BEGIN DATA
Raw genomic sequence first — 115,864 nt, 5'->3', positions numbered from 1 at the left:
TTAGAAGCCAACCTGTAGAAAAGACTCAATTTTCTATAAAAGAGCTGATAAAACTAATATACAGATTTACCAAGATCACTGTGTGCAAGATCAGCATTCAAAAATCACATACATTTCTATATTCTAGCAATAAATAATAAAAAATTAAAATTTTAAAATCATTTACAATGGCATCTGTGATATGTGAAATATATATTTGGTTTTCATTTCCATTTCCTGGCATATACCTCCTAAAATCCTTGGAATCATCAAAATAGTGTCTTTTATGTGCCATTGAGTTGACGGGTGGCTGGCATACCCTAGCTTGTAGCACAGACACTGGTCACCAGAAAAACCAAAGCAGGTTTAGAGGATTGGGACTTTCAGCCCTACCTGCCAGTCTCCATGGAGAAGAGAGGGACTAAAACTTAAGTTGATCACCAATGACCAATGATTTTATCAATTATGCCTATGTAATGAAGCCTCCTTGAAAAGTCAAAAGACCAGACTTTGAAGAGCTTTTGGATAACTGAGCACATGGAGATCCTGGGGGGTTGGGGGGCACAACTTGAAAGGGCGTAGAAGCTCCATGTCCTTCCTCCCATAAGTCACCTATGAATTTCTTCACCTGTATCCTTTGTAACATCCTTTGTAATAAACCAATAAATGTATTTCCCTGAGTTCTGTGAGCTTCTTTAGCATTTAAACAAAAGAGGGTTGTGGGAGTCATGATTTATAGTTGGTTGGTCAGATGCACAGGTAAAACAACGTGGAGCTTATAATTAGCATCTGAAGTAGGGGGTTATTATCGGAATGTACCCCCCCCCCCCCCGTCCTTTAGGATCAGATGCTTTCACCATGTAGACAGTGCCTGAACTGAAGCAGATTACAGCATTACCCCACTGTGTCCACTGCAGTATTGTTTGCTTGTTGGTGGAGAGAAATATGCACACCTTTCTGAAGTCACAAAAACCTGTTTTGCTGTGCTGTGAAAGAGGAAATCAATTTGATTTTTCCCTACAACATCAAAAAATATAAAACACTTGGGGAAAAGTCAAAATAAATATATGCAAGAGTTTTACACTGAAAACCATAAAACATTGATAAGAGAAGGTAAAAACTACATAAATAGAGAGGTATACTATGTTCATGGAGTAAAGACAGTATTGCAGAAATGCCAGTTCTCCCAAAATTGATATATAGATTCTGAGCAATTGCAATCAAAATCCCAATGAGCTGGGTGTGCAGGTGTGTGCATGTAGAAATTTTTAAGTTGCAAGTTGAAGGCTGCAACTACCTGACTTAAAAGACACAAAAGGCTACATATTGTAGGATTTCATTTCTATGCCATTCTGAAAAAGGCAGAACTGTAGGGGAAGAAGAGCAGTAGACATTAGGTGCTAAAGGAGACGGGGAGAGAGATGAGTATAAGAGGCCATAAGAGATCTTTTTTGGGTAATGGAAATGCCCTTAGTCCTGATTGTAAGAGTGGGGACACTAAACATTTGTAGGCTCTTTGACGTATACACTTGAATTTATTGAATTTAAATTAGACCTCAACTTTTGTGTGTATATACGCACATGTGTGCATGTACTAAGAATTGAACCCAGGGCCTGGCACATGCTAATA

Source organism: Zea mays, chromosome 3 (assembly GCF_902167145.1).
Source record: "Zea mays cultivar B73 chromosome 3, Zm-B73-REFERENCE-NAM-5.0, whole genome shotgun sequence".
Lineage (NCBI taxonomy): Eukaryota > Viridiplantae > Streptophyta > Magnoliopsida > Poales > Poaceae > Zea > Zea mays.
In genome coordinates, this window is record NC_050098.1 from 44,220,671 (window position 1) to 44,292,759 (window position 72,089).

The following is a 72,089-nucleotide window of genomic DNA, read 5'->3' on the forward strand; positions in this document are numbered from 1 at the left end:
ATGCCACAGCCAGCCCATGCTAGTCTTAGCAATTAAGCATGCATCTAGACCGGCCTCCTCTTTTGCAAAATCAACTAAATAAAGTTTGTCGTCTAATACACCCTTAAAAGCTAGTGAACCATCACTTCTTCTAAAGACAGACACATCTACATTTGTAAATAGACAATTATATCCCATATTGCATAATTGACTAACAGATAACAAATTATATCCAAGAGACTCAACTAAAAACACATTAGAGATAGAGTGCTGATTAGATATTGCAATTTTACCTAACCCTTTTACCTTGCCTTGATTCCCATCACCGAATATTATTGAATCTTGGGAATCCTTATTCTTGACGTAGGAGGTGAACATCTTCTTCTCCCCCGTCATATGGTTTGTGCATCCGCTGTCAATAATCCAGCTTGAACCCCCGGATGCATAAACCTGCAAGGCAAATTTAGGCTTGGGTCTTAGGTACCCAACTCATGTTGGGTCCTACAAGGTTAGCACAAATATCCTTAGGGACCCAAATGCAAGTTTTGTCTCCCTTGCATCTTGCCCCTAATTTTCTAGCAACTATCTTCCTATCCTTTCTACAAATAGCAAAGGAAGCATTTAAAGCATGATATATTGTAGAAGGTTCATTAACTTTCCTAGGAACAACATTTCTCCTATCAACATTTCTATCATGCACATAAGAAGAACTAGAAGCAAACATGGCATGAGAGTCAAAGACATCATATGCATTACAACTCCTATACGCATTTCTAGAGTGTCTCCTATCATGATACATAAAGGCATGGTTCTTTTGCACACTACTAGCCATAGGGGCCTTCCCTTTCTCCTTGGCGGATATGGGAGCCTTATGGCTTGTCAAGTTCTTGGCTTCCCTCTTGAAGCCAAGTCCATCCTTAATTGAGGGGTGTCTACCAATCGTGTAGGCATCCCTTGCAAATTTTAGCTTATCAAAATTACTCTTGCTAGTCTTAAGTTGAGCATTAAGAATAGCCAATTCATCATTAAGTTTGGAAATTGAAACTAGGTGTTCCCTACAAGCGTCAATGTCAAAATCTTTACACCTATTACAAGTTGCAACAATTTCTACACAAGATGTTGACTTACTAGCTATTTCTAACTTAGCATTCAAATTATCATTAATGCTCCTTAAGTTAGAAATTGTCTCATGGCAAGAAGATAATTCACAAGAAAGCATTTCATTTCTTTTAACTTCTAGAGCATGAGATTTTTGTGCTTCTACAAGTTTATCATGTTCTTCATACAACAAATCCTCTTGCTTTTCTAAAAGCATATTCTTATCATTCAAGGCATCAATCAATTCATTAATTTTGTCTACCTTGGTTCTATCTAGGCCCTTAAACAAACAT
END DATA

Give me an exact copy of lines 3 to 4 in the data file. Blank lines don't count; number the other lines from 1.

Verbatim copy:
Source organism: Zea mays, chromosome 3 (assembly GCF_902167145.1).
Source record: "Zea mays cultivar B73 chromosome 3, Zm-B73-REFERENCE-NAM-5.0, whole genome shotgun sequence".